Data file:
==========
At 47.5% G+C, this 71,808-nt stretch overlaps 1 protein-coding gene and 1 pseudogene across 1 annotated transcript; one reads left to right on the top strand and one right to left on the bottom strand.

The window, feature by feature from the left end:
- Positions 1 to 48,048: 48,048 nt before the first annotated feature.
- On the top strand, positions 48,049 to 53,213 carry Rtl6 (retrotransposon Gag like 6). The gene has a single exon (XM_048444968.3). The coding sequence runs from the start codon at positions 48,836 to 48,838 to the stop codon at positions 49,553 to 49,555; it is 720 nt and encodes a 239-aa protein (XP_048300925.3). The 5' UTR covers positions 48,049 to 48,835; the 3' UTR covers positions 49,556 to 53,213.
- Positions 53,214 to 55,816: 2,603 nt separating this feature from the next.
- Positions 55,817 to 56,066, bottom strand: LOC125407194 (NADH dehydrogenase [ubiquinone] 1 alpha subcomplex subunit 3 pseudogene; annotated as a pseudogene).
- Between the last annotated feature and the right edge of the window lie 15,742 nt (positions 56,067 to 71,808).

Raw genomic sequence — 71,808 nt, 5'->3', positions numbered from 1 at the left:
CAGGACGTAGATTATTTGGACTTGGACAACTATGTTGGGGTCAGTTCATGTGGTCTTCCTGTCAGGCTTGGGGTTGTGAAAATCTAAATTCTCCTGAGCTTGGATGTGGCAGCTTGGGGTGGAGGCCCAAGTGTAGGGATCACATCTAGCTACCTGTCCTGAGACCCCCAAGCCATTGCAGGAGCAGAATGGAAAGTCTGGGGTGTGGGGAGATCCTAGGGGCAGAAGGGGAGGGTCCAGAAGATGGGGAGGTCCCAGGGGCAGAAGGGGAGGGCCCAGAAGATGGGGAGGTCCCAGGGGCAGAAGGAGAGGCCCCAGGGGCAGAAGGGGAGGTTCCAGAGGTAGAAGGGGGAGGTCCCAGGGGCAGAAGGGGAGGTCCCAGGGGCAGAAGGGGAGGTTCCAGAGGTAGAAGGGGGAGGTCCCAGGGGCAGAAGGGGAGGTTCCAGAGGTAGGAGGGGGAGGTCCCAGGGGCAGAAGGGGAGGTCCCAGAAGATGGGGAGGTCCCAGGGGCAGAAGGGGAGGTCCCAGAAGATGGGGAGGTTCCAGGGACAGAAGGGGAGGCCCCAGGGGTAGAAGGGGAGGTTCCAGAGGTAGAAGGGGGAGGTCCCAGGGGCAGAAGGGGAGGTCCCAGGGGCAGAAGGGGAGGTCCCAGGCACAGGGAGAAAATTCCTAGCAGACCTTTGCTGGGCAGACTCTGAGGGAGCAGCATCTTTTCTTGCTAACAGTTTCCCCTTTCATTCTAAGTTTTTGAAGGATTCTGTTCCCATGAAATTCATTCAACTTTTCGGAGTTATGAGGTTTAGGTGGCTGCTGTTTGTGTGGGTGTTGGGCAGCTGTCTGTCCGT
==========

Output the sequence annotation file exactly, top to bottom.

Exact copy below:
At 47.5% G+C, this 71,808-nt stretch overlaps 1 protein-coding gene and 1 pseudogene across 1 annotated transcript; one reads left to right on the top strand and one right to left on the bottom strand.

The window, feature by feature from the left end:
- Positions 1 to 48,048: 48,048 nt before the first annotated feature.
- On the top strand, positions 48,049 to 53,213 carry Rtl6 (retrotransposon Gag like 6). The gene has a single exon (XM_048444968.3). The coding sequence runs from the start codon at positions 48,836 to 48,838 to the stop codon at positions 49,553 to 49,555; it is 720 nt and encodes a 239-aa protein (XP_048300925.3). The 5' UTR covers positions 48,049 to 48,835; the 3' UTR covers positions 49,556 to 53,213.
- Positions 53,214 to 55,816: 2,603 nt separating this feature from the next.
- Positions 55,817 to 56,066, bottom strand: LOC125407194 (NADH dehydrogenase [ubiquinone] 1 alpha subcomplex subunit 3 pseudogene; annotated as a pseudogene).
- Between the last annotated feature and the right edge of the window lie 15,742 nt (positions 56,067 to 71,808).

Raw genomic sequence — 71,808 nt, 5'->3', positions numbered from 1 at the left:
CAGGACGTAGATTATTTGGACTTGGACAACTATGTTGGGGTCAGTTCATGTGGTCTTCCTGTCAGGCTTGGGGTTGTGAAAATCTAAATTCTCCTGAGCTTGGATGTGGCAGCTTGGGGTGGAGGCCCAAGTGTAGGGATCACATCTAGCTACCTGTCCTGAGACCCCCAAGCCATTGCAGGAGCAGAATGGAAAGTCTGGGGTGTGGGGAGATCCTAGGGGCAGAAGGGGAGGGTCCAGAAGATGGGGAGGTCCCAGGGGCAGAAGGGGAGGGCCCAGAAGATGGGGAGGTCCCAGGGGCAGAAGGAGAGGCCCCAGGGGCAGAAGGGGAGGTTCCAGAGGTAGAAGGGGGAGGTCCCAGGGGCAGAAGGGGAGGTCCCAGGGGCAGAAGGGGAGGTTCCAGAGGTAGAAGGGGGAGGTCCCAGGGGCAGAAGGGGAGGTTCCAGAGGTAGGAGGGGGAGGTCCCAGGGGCAGAAGGGGAGGTCCCAGAAGATGGGGAGGTCCCAGGGGCAGAAGGGGAGGTCCCAGAAGATGGGGAGGTTCCAGGGACAGAAGGGGAGGCCCCAGGGGTAGAAGGGGAGGTTCCAGAGGTAGAAGGGGGAGGTCCCAGGGGCAGAAGGGGAGGTCCCAGGGGCAGAAGGGGAGGTCCCAGGCACAGGGAGAAAATTCCTAGCAGACCTTTGCTGGGCAGACTCTGAGGGAGCAGCATCTTTTCTTGCTAACAGTTTCCCCTTTCATTCTAAGTTTTTGAAGGATTCTGTTCCCATGAAATTCATTCAACTTTTCGGAGTTATGAGGTTTAGGTGGCTGCTGTTTGTGTGGGTGTTGGGCAGCTGTCTGTCCGT